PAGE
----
Jamaica: World Bank cat bond still underway. Gets CCRIF rainfall payout for Zeta & Eta

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Jamaica continues to work with the World Bank on a first catastrophe bond for the country the Finance Ministry has said and reflecting the importance of disaster risk financing, in recent weeks it has received a roughly $3.5 million payout under its parametric CCRIF insurance coverage.

The payout comes after the torrential rainfall from tropical cyclones Zeta and Eta impacted the Caribbean island nation triggered the parametric excess rainfall protection that Jamaica has.

The CCRIF SPC (formerly known as the Caribbean Catastrophe Risk Insurance Facility) provides excess rainfall parametric insurance coverage, as well as parametric risk transfer for peak perils such as hurricanes and earthquakes.

Mexico’s cat bond coverage continues, despite shuttering of FONDEN

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Mexico’s still in-force $485 million IBRD / FONDEN 2020  catastrophe bond will continue to provide the country with important disaster insurance protection, as the beneficiary of the cover has been shifted away from the shuttered FONDEN disaster fund to the country’s Treasury.

We’re told that a notification has been sent to investors in and holders of the World Bank issued Mexican catastrophe bond, to explain that the coverage it provides will continue uninterrupted, despite Mexico’s Fund for Natural Disasters (El Fondo de Desastres Naturales), more commonly known as FONDEN, having been dismantled.

As we reported last October, FONDEN was set to be dismantled after Mexico’s lawmakers in the senate voted to reform that area of public funding.

ILS fund manager Gildenbrook launched with $850m of capital by Brookman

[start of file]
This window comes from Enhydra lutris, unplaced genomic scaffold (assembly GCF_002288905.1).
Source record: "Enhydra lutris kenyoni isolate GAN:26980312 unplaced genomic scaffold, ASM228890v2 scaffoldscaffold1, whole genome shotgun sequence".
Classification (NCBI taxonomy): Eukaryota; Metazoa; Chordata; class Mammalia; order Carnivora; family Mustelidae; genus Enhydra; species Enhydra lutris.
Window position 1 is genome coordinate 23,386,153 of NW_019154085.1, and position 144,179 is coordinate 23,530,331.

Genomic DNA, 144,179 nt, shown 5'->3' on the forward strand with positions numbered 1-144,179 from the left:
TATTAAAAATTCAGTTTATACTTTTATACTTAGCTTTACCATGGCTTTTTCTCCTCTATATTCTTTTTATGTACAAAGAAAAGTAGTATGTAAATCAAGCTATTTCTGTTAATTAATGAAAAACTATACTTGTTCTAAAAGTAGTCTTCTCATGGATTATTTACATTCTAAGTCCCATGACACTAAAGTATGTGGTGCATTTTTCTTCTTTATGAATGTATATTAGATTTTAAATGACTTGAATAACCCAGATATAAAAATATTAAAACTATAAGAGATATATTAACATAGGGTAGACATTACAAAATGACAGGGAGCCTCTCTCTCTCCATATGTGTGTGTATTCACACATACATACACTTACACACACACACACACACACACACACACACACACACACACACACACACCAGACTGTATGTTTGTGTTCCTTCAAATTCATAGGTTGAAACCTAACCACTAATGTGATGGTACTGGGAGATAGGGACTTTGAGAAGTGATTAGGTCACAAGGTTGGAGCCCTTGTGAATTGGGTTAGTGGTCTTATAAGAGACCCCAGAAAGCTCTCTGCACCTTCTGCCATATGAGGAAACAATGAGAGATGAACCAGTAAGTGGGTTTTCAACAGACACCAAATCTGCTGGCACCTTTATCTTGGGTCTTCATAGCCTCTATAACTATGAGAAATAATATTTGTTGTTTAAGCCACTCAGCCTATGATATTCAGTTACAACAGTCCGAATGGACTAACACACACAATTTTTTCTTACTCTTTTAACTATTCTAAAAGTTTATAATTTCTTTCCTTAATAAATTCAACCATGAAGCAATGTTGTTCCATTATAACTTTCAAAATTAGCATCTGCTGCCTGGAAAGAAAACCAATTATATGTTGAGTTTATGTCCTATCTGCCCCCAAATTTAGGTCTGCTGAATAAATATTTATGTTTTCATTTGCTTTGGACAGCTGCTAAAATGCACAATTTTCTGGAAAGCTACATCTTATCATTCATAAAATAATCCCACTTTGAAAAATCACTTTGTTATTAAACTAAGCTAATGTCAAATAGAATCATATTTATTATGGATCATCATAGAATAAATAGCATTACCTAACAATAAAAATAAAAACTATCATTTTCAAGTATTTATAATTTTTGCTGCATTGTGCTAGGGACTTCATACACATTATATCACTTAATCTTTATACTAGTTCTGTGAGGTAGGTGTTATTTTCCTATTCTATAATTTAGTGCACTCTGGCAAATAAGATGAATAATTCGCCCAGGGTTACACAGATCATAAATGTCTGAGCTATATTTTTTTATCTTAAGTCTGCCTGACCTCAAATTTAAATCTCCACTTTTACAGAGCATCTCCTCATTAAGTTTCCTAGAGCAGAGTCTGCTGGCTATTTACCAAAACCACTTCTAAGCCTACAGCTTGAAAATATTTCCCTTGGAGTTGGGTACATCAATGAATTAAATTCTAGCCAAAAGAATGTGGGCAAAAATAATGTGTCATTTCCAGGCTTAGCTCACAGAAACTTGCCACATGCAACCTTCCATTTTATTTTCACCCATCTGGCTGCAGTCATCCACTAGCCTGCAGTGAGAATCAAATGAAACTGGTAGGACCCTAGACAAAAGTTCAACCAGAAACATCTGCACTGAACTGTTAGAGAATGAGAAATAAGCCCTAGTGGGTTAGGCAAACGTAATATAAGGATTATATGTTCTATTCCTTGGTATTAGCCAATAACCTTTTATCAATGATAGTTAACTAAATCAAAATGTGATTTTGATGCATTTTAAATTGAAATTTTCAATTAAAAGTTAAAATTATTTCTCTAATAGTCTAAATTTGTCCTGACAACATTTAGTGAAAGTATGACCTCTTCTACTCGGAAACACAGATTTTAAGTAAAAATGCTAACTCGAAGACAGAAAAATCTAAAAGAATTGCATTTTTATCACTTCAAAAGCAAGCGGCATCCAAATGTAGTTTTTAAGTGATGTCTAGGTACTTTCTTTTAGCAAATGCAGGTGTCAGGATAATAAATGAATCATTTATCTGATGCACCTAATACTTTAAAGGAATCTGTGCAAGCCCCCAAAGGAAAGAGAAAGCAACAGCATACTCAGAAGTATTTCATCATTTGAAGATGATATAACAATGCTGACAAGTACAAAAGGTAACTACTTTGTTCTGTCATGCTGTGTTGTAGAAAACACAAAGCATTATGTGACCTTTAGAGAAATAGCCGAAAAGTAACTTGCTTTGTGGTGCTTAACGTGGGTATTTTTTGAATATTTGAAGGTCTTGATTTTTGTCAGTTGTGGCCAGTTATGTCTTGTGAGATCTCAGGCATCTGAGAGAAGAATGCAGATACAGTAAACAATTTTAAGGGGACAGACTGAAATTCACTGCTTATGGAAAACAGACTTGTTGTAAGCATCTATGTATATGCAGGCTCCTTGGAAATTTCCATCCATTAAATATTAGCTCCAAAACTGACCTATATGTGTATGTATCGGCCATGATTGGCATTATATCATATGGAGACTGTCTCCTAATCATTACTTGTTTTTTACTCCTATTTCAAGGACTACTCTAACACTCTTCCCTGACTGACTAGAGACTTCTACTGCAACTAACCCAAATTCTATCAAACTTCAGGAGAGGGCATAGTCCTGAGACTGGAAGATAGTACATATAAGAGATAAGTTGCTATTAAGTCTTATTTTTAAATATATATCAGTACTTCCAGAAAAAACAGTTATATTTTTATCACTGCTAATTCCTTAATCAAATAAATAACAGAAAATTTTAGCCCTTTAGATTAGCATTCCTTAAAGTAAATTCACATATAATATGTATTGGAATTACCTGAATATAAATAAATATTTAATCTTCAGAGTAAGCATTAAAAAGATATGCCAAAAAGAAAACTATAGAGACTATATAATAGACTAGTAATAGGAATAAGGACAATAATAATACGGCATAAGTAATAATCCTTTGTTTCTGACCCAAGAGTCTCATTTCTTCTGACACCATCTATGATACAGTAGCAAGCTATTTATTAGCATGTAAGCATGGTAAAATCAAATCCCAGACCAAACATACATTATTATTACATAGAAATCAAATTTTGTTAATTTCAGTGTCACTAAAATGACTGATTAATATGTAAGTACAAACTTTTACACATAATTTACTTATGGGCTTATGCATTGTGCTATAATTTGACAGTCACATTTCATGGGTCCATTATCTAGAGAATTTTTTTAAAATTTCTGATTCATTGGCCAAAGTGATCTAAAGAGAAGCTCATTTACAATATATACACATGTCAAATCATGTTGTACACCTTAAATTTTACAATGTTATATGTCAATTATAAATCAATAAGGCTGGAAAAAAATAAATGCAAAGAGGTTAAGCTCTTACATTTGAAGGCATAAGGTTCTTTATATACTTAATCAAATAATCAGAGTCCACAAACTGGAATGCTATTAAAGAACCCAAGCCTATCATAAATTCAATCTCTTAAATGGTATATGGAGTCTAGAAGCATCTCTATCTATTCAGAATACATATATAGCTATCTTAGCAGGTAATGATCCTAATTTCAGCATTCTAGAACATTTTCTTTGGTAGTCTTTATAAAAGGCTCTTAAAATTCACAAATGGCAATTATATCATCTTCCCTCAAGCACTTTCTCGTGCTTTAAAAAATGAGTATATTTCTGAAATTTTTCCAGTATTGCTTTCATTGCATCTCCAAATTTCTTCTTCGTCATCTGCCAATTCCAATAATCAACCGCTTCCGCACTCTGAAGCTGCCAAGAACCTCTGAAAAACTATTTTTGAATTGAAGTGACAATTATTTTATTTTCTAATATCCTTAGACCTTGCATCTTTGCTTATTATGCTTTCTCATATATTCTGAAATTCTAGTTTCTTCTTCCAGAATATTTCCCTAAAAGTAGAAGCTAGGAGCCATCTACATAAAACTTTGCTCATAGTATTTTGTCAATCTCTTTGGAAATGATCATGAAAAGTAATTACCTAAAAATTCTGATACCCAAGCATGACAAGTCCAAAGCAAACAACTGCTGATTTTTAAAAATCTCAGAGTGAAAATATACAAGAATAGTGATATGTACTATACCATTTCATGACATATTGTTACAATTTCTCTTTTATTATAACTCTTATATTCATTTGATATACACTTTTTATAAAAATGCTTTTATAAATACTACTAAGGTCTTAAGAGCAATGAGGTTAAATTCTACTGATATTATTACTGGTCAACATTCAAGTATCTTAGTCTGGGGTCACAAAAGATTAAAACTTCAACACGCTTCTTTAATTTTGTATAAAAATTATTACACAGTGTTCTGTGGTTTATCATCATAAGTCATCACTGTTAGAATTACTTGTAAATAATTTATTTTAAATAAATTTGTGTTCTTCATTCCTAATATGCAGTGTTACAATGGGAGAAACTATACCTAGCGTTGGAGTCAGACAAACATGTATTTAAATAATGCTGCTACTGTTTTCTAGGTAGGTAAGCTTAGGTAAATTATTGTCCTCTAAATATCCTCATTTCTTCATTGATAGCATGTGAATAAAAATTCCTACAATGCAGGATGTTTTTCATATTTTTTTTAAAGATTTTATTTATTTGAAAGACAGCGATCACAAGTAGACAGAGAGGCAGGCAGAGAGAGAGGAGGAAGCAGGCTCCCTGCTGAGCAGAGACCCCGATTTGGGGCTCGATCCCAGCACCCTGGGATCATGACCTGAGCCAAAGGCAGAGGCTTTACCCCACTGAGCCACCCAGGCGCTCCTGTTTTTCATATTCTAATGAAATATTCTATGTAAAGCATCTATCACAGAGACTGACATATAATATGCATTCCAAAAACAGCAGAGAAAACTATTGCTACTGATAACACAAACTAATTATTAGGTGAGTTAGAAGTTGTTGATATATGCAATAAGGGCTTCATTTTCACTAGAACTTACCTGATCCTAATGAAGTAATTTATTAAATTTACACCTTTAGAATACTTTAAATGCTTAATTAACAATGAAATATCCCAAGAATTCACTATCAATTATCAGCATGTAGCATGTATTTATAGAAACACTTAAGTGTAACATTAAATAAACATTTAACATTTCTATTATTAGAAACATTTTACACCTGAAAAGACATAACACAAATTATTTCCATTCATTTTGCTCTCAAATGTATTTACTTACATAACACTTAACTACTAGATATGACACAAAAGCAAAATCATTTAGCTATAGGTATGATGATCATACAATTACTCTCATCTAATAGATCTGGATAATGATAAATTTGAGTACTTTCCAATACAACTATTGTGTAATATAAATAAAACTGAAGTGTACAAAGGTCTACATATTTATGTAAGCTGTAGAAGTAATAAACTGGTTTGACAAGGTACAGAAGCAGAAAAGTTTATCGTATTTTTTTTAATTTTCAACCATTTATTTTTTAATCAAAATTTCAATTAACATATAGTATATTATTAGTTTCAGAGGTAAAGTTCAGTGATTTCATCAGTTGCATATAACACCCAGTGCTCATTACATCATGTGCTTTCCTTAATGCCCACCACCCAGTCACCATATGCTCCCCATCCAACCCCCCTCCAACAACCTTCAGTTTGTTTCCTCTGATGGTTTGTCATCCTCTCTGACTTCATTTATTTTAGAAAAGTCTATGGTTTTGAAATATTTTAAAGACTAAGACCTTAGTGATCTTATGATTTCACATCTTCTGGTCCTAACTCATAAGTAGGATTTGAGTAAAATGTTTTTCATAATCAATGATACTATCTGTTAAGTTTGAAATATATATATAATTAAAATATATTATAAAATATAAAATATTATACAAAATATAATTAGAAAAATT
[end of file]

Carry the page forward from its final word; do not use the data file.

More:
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The Gildenbrook Group has been founded by experienced ILS industry executive Daniel Brookman and has today launched Gildenbrook Capital Management Ltd., an independent alternative investment fund manager focused on the insurance-linked securities (ILS) asset class.

Brookman most recently led alternative reinsurance and ILS activities at re/insurer AXA XL, before which he worked at reinsurance firm Montpelier Re leading capital market initiatives, and before that at investment bank Barclays again with a focus on reinsurance and ILS.

The Gildenbrook Capital Management Ltd. has launched in the fourth-quarter of 2020 and already has some $850 million of institutional assets under its advisory as of January 2021.

World Bank supports Central Asia Multi-Peril Risk Assessment

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Central Asian countries will benefit from a better understanding of their natural disaster risks, which in time could lead to greater use of risk transfer, insurance and reinsurance capacity in the region, as the World Bank supports a multi-peril risk assessment project for the region.

One of the first steps in moving towards sovereign disaster risk transfer, such as use of insurance, reinsurance or catastrophe bond type arrangements, tends to be in the development of risk modelling tools to enhance the understanding of exposures in a country.